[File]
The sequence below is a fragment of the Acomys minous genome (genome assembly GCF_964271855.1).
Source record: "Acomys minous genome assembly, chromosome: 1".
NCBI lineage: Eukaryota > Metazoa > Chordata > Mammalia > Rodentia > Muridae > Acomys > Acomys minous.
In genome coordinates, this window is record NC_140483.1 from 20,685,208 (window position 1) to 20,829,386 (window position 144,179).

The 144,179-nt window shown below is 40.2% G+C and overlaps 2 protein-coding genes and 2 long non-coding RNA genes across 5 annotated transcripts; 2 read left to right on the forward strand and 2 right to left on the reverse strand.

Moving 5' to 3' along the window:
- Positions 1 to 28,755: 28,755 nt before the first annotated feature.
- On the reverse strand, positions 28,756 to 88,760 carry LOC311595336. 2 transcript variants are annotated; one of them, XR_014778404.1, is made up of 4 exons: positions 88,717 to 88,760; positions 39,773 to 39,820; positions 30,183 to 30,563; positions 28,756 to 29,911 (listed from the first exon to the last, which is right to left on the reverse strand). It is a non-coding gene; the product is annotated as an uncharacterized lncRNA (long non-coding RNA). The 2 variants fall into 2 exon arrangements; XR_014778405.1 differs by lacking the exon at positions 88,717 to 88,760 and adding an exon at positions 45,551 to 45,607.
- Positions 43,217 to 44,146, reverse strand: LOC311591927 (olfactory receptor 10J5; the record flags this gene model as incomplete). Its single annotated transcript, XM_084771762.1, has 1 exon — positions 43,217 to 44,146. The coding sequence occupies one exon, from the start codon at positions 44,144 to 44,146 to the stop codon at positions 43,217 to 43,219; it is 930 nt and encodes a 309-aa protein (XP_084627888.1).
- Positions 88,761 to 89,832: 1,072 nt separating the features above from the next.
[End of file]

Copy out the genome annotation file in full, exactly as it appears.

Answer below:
The sequence below is a fragment of the Acomys minous genome (genome assembly GCF_964271855.1).
Source record: "Acomys minous genome assembly, chromosome: 1".
NCBI lineage: Eukaryota > Metazoa > Chordata > Mammalia > Rodentia > Muridae > Acomys > Acomys minous.
In genome coordinates, this window is record NC_140483.1 from 20,685,208 (window position 1) to 20,829,386 (window position 144,179).

The 144,179-nt window shown below is 40.2% G+C and overlaps 2 protein-coding genes and 2 long non-coding RNA genes across 5 annotated transcripts; 2 read left to right on the forward strand and 2 right to left on the reverse strand.

Moving 5' to 3' along the window:
- Positions 1 to 28,755: 28,755 nt before the first annotated feature.
- On the reverse strand, positions 28,756 to 88,760 carry LOC311595336. 2 transcript variants are annotated; one of them, XR_014778404.1, is made up of 4 exons: positions 88,717 to 88,760; positions 39,773 to 39,820; positions 30,183 to 30,563; positions 28,756 to 29,911 (listed from the first exon to the last, which is right to left on the reverse strand). It is a non-coding gene; the product is annotated as an uncharacterized lncRNA (long non-coding RNA). The 2 variants fall into 2 exon arrangements; XR_014778405.1 differs by lacking the exon at positions 88,717 to 88,760 and adding an exon at positions 45,551 to 45,607.
- Positions 43,217 to 44,146, reverse strand: LOC311591927 (olfactory receptor 10J5; the record flags this gene model as incomplete). Its single annotated transcript, XM_084771762.1, has 1 exon — positions 43,217 to 44,146. The coding sequence occupies one exon, from the start codon at positions 44,144 to 44,146 to the stop codon at positions 43,217 to 43,219; it is 930 nt and encodes a 309-aa protein (XP_084627888.1).
- Positions 88,761 to 89,832: 1,072 nt separating the features above from the next.